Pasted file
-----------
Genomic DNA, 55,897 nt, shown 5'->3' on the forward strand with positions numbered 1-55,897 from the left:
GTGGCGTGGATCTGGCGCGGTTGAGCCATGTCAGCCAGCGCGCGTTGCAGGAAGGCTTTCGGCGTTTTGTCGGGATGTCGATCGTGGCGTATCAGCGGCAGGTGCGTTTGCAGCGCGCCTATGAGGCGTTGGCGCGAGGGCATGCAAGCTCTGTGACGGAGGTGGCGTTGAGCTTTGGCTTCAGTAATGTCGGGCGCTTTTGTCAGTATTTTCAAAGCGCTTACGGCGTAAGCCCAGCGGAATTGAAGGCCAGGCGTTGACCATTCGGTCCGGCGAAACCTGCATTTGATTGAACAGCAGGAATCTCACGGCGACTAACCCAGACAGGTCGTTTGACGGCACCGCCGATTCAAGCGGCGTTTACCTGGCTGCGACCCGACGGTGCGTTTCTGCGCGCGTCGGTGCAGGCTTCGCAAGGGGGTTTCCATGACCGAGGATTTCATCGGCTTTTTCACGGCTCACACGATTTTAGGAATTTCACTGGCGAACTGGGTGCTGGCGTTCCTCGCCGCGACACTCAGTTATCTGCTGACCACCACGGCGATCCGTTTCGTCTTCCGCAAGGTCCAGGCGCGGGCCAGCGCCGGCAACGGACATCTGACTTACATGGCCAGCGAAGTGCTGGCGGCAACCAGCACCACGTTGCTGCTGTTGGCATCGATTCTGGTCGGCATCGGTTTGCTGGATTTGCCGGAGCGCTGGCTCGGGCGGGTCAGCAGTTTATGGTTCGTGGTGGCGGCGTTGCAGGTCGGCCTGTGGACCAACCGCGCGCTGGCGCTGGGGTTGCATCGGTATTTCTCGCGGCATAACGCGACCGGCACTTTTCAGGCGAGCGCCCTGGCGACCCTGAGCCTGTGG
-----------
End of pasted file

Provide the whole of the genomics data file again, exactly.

Genomic DNA, 55,897 nt, shown 5'->3' on the forward strand with positions numbered 1-55,897 from the left:
GTGGCGTGGATCTGGCGCGGTTGAGCCATGTCAGCCAGCGCGCGTTGCAGGAAGGCTTTCGGCGTTTTGTCGGGATGTCGATCGTGGCGTATCAGCGGCAGGTGCGTTTGCAGCGCGCCTATGAGGCGTTGGCGCGAGGGCATGCAAGCTCTGTGACGGAGGTGGCGTTGAGCTTTGGCTTCAGTAATGTCGGGCGCTTTTGTCAGTATTTTCAAAGCGCTTACGGCGTAAGCCCAGCGGAATTGAAGGCCAGGCGTTGACCATTCGGTCCGGCGAAACCTGCATTTGATTGAACAGCAGGAATCTCACGGCGACTAACCCAGACAGGTCGTTTGACGGCACCGCCGATTCAAGCGGCGTTTACCTGGCTGCGACCCGACGGTGCGTTTCTGCGCGCGTCGGTGCAGGCTTCGCAAGGGGGTTTCCATGACCGAGGATTTCATCGGCTTTTTCACGGCTCACACGATTTTAGGAATTTCACTGGCGAACTGGGTGCTGGCGTTCCTCGCCGCGACACTCAGTTATCTGCTGACCACCACGGCGATCCGTTTCGTCTTCCGCAAGGTCCAGGCGCGGGCCAGCGCCGGCAACGGACATCTGACTTACATGGCCAGCGAAGTGCTGGCGGCAACCAGCACCACGTTGCTGCTGTTGGCATCGATTCTGGTCGGCATCGGTTTGCTGGATTTGCCGGAGCGCTGGCTCGGGCGGGTCAGCAGTTTATGGTTCGTGGTGGCGGCGTTGCAGGTCGGCCTGTGGACCAACCGCGCGCTGGCGCTGGGGTTGCATCGGTATTTCTCGCGGCATAACGCGACCGGCACTTTTCAGGCGAGCGCCCTGGCGACCCTGAGCCTGTGG